Religious Discrimination Act Campaign

In late 2018, as part of his government's Ruddock Religious Freedom Review response, Scott Morrison promised to implement a Religious Discrimination Act (RDA). This would see Religion become an attribute protected by anti-discrimination legislation in the same way as race, gender, age, disability and sexual orientation are. We expect the RDA to be introduced into parliament in February 2019.

We support the idea that people should not be discriminated against on the basis of religion or belief. That is, we agree that organisations, businesses and individuals should have no right to discriminate in the offering of employment or education, or in the exchange of goods and services, against any person based on that person's decision to follow a particular religion, to not follow a particular religion, or to follow no religion.

In that spirit, the NSL supports the idea of an RDA, but only if it relates solely to a ban on all religious discrimination. The NSL would not support any additional legislation that might allow religious bodies to be exempt from any national anti-discrimination laws, with the exception of specific cases where religion is an intrinsic requirement of the nature of a situation (for example, hiring only Catholics to be priests).

Any additional legislation which might allow such exemptions must be discussed in conjunction with the core RDA, and any proposed or granted exemptions must be publicly transparent.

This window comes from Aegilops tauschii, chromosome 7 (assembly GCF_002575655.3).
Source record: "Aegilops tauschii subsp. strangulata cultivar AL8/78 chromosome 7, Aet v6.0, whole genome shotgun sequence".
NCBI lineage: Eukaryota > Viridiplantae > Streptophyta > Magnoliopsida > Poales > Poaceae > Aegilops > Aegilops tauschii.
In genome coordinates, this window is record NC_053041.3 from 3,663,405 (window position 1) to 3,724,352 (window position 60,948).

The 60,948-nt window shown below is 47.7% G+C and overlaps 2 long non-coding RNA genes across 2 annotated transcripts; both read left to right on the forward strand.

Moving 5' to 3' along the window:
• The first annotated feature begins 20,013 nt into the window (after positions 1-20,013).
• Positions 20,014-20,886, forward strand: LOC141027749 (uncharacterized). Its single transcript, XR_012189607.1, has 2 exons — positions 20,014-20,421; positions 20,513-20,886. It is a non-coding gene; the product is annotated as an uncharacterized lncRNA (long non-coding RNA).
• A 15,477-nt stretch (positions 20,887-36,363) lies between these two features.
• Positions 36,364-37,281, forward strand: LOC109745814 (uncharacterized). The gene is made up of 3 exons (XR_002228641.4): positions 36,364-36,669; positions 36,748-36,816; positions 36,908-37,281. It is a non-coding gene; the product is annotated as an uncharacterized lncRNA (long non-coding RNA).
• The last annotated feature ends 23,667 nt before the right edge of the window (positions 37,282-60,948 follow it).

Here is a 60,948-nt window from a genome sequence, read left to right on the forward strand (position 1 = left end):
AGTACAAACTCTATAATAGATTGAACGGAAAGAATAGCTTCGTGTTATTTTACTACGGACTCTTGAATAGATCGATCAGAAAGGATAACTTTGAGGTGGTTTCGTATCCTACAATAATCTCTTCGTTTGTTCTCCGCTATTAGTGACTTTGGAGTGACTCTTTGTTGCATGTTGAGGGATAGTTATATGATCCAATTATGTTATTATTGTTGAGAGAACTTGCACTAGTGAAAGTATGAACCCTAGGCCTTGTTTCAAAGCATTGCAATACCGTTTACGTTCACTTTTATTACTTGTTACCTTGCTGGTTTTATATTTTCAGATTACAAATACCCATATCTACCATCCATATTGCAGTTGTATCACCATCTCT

The NSL strongly advocates for an "opt-in" clause, whereby any religious institution that wishes to take advantage of any RDA exemption provisions and be exempt from national anti-discrimination laws must publicly announce and advertise the fact, via public notices and website declarations, and in employment contracts, highlighting their choice and right to discriminate against specific segments of the public. Failure to make such announcements should result in legal sanctions.

We believe that even if anti-discrimination exemptions are granted as part of the RDA, many religious organisations will choose not to take advantage of them. But those that do must be completely open and honest with the public about that fact.

Update: Given the potential unpopularity of discrimination law exemptions, implementation of an RDA seems to have been delayed. We will provide additional information once more becomes known.

Send this to a friend